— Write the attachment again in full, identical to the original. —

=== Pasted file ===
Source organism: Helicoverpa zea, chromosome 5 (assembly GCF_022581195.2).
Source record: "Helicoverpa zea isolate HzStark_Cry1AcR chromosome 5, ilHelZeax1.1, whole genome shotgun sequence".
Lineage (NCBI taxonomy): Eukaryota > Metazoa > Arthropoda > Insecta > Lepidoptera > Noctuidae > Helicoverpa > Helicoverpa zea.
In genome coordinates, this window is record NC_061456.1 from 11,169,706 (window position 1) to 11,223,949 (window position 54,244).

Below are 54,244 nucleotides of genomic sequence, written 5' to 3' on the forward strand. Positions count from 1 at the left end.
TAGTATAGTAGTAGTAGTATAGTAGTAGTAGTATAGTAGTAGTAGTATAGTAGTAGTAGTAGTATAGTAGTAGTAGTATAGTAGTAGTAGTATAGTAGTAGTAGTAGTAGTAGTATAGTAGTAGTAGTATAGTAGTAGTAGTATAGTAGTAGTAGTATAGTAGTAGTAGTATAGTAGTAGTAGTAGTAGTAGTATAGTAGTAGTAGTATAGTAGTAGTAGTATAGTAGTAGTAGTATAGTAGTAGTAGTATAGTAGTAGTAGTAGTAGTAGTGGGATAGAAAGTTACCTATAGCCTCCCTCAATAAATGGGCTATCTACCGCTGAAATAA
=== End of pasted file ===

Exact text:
Source organism: Helicoverpa zea, chromosome 5 (assembly GCF_022581195.2).
Source record: "Helicoverpa zea isolate HzStark_Cry1AcR chromosome 5, ilHelZeax1.1, whole genome shotgun sequence".
Lineage (NCBI taxonomy): Eukaryota > Metazoa > Arthropoda > Insecta > Lepidoptera > Noctuidae > Helicoverpa > Helicoverpa zea.
In genome coordinates, this window is record NC_061456.1 from 11,169,706 (window position 1) to 11,223,949 (window position 54,244).

Below are 54,244 nucleotides of genomic sequence, written 5' to 3' on the forward strand. Positions count from 1 at the left end.
TAGTATAGTAGTAGTAGTATAGTAGTAGTAGTATAGTAGTAGTAGTATAGTAGTAGTAGTAGTATAGTAGTAGTAGTATAGTAGTAGTAGTATAGTAGTAGTAGTAGTAGTAGTATAGTAGTAGTAGTATAGTAGTAGTAGTATAGTAGTAGTAGTATAGTAGTAGTAGTATAGTAGTAGTAGTAGTAGTAGTATAGTAGTAGTAGTATAGTAGTAGTAGTATAGTAGTAGTAGTATAGTAGTAGTAGTATAGTAGTAGTAGTAGTAGTAGTGGGATAGAAAGTTACCTATAGCCTCCCTCAATAAATGGGCTATCTACCGCTGAAATAA